We also fund, where appropriate, the chance for players to compete at international tournaments at adult and youth levels, again on the basis that the chance to play against the best players from around the world will lift their standards. Where we are unable to fund our players to attend events, we support them to self-fund their participation.

Domestically, we have changed our competition structure to mirror that which you find in other leading nations. This means that when our players do compete overseas, they are used to the mental and physical requirements and familiar with the format.

All of these projects are linked into an overall strategy to give our elite players of all ages the best chance to succeed on the international stage, whether that is giving them the technical, physical or mental tools to do so, or the opportunities. There is no ‘magic bullet’ which guarantees success, but we want to make sure we have a joined-up strategy which pulls all the necessary strands together.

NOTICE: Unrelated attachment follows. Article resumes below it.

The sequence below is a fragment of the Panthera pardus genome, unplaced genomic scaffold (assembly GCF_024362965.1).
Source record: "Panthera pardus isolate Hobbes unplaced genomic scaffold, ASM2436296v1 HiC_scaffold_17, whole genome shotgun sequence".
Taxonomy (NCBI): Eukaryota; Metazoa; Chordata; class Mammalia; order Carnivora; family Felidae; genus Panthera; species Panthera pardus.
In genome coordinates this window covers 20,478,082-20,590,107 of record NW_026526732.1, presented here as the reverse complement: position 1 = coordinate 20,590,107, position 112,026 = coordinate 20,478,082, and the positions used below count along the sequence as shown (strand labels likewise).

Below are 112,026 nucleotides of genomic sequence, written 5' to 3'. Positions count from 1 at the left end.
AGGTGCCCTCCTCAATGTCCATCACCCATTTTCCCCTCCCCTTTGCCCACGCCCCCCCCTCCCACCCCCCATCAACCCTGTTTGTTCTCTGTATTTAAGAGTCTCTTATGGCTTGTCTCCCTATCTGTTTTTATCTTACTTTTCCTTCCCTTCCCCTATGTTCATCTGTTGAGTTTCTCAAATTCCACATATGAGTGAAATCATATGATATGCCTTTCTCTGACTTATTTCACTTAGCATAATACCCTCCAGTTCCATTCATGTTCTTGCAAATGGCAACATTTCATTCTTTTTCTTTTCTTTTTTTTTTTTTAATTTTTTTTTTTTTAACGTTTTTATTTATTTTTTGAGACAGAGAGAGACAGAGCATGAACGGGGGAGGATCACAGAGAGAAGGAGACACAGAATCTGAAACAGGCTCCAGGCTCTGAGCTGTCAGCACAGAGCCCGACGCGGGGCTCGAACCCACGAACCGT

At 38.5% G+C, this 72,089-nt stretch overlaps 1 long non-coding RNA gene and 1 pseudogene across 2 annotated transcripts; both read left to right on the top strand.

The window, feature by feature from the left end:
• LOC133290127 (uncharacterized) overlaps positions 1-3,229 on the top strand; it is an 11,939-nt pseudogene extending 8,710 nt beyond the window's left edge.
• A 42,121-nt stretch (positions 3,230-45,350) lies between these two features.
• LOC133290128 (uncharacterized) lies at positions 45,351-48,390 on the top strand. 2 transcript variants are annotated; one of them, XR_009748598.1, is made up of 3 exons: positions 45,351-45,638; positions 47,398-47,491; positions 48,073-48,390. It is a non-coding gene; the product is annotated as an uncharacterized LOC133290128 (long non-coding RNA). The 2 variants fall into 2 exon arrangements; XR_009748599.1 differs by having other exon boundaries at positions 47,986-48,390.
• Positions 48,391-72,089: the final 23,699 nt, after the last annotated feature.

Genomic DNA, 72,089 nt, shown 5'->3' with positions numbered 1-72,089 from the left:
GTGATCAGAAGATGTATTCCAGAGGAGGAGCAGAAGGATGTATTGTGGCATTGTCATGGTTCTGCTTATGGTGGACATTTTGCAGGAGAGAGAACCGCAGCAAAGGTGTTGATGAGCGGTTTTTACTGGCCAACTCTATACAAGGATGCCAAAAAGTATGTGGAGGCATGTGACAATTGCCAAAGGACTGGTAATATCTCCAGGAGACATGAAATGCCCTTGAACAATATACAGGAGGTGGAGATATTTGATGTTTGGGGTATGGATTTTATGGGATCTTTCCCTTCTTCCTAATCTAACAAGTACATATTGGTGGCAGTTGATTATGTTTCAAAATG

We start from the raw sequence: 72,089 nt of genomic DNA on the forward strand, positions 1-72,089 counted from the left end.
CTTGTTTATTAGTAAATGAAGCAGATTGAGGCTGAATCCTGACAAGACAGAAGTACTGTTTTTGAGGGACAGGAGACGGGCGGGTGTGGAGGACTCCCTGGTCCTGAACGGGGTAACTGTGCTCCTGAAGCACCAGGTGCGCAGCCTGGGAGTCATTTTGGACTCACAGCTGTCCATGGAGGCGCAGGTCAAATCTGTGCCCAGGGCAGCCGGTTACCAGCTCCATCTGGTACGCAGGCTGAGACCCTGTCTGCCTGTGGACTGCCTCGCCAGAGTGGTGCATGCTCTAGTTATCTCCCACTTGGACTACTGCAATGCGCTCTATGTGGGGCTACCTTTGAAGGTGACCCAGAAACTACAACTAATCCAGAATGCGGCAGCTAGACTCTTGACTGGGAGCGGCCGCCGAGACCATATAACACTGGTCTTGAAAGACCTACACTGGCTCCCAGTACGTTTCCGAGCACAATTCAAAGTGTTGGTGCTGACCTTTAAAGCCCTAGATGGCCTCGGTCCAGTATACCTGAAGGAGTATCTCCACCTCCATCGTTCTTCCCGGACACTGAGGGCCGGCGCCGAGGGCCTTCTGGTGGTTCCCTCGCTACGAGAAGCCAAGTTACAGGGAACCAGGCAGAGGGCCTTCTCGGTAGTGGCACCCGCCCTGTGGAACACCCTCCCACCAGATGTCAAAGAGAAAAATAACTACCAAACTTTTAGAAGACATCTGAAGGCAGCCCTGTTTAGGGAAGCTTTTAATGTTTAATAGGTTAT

What impact are social media and new technologies having on the table tennis player and fan base? Where do you feel that this will go in future?

Social media is increasing our fan base. Some of this is driven by us – we use various social media platforms which are growing and reaching new audiences. But most of it is not driven by us – there are thousands of people posting video of their trick-shots, live streaming matches and talking about table tennis on message boards, and it’s all adding to the reach of the sport.